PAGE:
But I honestly can’t think of anything worse than a man looking directly into my bare face and in some way knowing I’ve lied about who I am because that mask slipped. It’s worse when you hear your innermost fears spoken by the likes of Josh Denzel from Love Island, who boldly complained in the 2018 series in front of his stunningly beautiful (then) girlfriend Kaz Crossley about women taking their make-up off for bed. “They're getting into bed and you're lying there thinking  ‘I can’t wait for her to get into bed.’ And they’ve come in and they’ve got, like, your flipping T-shirt on, your old boxers, all the makeup’s off and you just think ‘Oh why couldn’t you have just kept that on?’" Josh came under immense fire for his comments and later apologised to Kaz saying she’d look fit in a bin bag, but the damage was done, women’s insecurities were laid, quite literally, bare.

I’ve spent time trawling Reddit threads and advice from beauty experts online about the best ways to preserve my face during sex, with the best tips often coming from porn stars. FYI primer and setting spray are top of the list. I do feel jealousy towards those who feel good enough and are comfortable facing the world (and their bed partner) exactly how they woke up, fresh-faced and pillow-creased. I’m even jealous of one person on the Reddit thread who boldly stated: “I just don’t give a fuck. I’m so much more than my make-up, if it comes off, I’m still me.”

“It’s why years ago I found that make-up free selfie trend so problematic, the more I saw people with beautiful flawless skin the more I felt shame that I did not have the same.” 

Summer is perhaps the only time I would ever consider a ‘make-up free’ look and that’s if we’ve been graced with enough sun to gently tan my Jamaican-Caucasian skin. But even then I absolutely must apply tinted moisturiser and my trusty concealer. It’s why years ago I found that make-up free selfie trend so problematic, the more I saw people with beautiful flawless skin the more I felt shame that I did not have the same. I’m all for women encouraging other women to stop reaching for those unrealistic beauty expectations. I think the #freethepimple Instagram movement that aims to help others be less ashamed of their skin insecurities and break the stigma of acne and “problem skin” is incredible. But as much as I can see the true positive in movements like these, a make-up free selfie will never be me.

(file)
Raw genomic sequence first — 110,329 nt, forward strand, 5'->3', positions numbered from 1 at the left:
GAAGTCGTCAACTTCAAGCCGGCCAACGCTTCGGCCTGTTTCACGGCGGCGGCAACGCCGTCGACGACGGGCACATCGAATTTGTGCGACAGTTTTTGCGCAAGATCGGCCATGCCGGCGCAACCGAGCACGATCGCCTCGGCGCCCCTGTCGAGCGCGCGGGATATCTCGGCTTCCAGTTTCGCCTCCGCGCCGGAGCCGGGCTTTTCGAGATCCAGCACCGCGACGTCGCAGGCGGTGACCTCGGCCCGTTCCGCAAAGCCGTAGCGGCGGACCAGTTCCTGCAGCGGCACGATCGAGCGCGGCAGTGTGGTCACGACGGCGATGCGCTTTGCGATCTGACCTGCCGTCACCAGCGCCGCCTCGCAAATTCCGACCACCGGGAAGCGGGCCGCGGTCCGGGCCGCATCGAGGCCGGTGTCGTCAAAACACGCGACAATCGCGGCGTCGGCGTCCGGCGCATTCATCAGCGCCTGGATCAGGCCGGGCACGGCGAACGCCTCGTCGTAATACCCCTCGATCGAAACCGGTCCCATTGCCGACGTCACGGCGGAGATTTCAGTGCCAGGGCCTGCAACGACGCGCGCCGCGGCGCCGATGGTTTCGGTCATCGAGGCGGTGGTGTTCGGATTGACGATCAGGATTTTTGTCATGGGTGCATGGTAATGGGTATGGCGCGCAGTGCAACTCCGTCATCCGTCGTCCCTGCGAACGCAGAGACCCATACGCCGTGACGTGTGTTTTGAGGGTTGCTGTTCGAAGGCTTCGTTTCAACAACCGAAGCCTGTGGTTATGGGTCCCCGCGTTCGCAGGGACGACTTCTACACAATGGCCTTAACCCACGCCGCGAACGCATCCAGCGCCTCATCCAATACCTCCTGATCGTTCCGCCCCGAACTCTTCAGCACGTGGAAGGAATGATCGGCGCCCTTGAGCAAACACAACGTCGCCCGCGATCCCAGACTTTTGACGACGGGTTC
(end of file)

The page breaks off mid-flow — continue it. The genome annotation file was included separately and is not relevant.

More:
Psychotherapist Nick Davies shares his thoughts about the effects social media has on women: “‘Feeling' your 'best self' with the use of make-up will obviously affect your real 'self' ego-state as you will at some level believe you 'need' it to feel validated and this is how social media makes most women feel like this.” However, he clarifies: “Make-up is okay if you understand that it's something to enhance your features but you're perfectly acceptable without it.” 

I can’t avoid the way society makes me feel, as images are fed to me daily, across social media, magazines, and advertisements, telling me the picture-perfect ideal of what female beauty should be and how much value we should place on it. I can’t ignore that I’ve been conditioned to believe that I am not that ‘ideal’ and in some ways that has affected how I see myself, but ultimately wearing make-up doesn’t make me weak, it makes me feel good. I am happy to be in the skin I am in, it will just never be at 100 per cent, but I can still be a feminist, stand up for equality and ultimately choose to wear make-up while doing so. So I’ll be wearing make-up to the gym, to have sex, to go and sunbathe by the pool on holiday (with micro-bladed eyebrows and lash extensions to be extra). It’s not my way of striving to be society’s version of ‘perfect’, but rather the best version of myself and there ain’t no shame in that.